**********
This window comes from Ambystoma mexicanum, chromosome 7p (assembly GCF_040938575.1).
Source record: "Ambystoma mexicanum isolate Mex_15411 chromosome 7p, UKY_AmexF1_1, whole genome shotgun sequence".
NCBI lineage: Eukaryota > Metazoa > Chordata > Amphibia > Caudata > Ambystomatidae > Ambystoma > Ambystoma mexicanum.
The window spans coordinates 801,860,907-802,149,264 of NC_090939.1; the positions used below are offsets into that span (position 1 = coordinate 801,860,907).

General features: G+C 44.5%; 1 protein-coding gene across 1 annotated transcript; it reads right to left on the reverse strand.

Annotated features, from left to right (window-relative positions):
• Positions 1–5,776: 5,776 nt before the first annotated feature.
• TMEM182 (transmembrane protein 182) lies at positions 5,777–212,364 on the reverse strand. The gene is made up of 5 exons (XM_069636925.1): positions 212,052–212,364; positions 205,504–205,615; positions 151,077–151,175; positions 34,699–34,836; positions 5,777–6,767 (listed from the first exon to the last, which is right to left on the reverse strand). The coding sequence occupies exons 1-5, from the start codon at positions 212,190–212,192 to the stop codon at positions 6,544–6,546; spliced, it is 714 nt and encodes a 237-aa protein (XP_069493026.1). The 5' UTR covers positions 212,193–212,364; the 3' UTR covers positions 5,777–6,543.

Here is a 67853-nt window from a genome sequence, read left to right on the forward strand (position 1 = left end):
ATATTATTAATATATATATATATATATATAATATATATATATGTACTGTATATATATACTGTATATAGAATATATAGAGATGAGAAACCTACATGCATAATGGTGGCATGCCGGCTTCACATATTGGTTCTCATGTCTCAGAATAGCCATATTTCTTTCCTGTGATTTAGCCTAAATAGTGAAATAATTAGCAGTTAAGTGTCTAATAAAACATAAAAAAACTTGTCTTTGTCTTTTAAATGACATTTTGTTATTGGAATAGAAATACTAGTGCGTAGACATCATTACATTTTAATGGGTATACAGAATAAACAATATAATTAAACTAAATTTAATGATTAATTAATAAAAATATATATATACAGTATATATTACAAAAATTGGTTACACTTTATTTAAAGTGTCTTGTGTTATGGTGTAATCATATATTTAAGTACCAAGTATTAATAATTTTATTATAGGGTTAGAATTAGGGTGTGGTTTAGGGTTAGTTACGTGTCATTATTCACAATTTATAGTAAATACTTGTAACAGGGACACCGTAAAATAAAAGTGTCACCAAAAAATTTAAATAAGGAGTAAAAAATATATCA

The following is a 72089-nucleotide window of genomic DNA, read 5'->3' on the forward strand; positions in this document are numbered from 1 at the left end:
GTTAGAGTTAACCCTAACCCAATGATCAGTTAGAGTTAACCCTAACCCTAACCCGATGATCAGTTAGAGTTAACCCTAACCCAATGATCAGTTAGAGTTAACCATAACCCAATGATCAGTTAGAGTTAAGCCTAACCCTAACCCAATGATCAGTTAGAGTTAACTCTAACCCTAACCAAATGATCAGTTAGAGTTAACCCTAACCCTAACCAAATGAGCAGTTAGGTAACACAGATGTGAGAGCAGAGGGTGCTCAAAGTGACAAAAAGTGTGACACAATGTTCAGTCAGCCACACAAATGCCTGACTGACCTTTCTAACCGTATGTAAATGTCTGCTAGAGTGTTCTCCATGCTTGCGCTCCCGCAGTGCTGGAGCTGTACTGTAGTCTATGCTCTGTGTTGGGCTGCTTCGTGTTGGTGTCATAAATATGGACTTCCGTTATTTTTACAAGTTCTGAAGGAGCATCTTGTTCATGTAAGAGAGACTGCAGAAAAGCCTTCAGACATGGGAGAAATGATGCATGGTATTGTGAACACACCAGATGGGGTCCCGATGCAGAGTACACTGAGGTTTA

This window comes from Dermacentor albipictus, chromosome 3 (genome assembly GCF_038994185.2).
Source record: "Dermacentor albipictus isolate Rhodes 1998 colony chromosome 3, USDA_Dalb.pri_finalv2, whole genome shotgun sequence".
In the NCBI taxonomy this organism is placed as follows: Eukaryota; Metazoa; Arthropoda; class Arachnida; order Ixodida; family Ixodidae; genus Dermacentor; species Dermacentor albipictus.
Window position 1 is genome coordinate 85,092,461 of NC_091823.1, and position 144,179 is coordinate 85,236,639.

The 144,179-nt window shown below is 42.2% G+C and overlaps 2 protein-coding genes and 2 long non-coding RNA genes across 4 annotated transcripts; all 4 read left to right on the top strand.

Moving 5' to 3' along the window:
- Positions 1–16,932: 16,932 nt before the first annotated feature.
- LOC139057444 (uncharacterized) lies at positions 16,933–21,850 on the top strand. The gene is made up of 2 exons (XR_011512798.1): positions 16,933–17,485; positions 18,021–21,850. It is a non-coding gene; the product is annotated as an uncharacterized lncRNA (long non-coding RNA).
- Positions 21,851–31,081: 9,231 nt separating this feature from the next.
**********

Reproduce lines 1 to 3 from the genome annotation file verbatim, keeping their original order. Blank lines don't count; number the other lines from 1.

This window comes from Ambystoma mexicanum, chromosome 7p (assembly GCF_040938575.1).
Source record: "Ambystoma mexicanum isolate Mex_15411 chromosome 7p, UKY_AmexF1_1, whole genome shotgun sequence".
NCBI lineage: Eukaryota > Metazoa > Chordata > Amphibia > Caudata > Ambystomatidae > Ambystoma > Ambystoma mexicanum.